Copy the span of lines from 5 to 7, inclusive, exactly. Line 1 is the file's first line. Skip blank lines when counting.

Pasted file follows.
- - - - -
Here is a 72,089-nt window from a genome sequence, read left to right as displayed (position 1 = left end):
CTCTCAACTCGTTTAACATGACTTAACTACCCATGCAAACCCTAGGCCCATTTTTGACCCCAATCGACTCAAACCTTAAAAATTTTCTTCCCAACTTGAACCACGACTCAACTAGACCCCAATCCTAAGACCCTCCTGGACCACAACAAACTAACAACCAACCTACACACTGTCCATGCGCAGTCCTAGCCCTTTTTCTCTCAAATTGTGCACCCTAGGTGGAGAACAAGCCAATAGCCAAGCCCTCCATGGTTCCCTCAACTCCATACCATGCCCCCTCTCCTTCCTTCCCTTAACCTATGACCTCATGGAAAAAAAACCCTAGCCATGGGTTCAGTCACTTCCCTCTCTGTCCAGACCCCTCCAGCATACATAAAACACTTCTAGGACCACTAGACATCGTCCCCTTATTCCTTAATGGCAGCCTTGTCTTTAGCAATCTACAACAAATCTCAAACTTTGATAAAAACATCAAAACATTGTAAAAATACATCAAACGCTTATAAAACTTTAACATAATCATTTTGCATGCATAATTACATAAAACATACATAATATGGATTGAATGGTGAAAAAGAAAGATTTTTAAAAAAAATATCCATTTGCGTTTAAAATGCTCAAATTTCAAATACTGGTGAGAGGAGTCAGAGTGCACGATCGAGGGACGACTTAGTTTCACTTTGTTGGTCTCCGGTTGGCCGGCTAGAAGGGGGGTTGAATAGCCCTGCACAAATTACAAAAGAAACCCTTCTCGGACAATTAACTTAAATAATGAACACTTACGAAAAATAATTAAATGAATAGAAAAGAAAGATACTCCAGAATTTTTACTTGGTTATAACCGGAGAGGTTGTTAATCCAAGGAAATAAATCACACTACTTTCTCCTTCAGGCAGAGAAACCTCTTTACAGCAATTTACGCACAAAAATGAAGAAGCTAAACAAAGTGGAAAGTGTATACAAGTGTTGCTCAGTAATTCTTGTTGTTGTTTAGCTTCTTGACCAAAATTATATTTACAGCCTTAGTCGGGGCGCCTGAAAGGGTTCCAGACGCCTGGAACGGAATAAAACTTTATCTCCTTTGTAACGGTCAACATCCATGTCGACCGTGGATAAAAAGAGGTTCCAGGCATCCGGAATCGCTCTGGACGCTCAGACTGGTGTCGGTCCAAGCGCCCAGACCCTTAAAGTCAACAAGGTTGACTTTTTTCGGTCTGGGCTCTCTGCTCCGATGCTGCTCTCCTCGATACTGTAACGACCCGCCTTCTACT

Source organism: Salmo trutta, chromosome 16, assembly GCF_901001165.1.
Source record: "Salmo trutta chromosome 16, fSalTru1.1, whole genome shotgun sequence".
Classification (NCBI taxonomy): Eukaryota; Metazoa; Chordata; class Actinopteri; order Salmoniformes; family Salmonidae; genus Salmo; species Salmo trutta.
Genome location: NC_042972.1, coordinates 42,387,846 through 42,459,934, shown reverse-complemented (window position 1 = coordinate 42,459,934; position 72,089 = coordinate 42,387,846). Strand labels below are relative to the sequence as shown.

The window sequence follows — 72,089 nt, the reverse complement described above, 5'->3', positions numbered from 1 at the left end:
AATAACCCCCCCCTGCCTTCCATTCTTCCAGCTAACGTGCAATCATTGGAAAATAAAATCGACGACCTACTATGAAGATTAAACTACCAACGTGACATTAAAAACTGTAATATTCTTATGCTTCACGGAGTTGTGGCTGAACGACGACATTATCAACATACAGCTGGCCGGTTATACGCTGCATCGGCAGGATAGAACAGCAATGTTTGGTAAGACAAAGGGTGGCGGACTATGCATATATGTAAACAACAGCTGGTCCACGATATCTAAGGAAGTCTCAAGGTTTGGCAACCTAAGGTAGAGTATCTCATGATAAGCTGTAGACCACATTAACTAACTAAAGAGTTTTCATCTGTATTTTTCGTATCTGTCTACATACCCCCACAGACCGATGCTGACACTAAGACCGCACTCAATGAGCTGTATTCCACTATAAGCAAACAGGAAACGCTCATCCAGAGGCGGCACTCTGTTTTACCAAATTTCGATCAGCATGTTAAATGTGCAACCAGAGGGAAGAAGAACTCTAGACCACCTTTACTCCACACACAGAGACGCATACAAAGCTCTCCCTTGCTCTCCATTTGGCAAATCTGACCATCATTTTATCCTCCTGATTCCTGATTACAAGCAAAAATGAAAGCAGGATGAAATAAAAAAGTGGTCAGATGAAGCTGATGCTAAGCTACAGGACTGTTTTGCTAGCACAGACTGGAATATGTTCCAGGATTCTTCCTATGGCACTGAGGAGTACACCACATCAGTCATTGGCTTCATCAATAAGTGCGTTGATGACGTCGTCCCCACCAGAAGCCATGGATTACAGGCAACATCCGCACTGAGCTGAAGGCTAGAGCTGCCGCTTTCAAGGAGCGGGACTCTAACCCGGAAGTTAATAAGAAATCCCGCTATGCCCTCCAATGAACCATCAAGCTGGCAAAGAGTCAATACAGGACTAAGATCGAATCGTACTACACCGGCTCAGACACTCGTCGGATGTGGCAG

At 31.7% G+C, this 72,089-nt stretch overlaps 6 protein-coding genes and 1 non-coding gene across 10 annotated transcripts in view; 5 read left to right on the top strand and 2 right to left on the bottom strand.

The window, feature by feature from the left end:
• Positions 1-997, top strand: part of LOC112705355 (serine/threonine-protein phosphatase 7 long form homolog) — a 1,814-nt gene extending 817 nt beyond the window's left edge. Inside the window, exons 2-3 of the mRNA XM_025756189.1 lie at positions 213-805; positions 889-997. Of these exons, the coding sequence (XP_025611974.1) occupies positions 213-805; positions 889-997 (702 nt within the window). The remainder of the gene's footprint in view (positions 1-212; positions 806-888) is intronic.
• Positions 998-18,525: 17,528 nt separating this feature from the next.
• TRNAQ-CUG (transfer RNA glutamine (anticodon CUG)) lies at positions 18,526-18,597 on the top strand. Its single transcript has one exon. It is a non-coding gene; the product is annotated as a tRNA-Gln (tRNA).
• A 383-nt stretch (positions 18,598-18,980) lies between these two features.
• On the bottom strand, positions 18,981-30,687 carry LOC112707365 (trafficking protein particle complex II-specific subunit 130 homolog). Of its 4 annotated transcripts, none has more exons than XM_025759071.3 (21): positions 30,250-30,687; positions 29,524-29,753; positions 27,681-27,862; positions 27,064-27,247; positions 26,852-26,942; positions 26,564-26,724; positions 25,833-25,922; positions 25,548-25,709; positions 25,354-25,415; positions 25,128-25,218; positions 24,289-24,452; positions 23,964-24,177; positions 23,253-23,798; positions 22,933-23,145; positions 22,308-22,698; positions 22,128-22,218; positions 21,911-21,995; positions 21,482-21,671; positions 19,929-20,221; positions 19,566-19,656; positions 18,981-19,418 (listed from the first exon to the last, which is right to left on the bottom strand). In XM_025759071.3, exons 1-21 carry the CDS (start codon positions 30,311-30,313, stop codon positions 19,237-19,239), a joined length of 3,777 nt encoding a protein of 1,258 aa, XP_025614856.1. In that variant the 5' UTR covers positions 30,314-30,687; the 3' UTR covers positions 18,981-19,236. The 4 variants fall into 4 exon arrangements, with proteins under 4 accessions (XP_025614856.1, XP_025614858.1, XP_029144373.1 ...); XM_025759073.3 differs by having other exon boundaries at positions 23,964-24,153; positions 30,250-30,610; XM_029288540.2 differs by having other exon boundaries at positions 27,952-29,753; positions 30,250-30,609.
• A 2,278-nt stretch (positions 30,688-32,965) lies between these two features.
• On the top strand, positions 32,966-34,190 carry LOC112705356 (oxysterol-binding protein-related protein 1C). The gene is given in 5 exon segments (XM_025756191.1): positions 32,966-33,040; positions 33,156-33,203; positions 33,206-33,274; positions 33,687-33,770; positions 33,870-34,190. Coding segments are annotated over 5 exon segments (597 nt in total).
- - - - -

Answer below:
Classification (NCBI taxonomy): Eukaryota; Metazoa; Chordata; class Actinopteri; order Salmoniformes; family Salmonidae; genus Salmo; species Salmo trutta.
Genome location: NC_042972.1, coordinates 42,387,846 through 42,459,934, shown reverse-complemented (window position 1 = coordinate 42,459,934; position 72,089 = coordinate 42,387,846). Strand labels below are relative to the sequence as shown.

The window sequence follows — 72,089 nt, the reverse complement described above, 5'->3', positions numbered from 1 at the left end: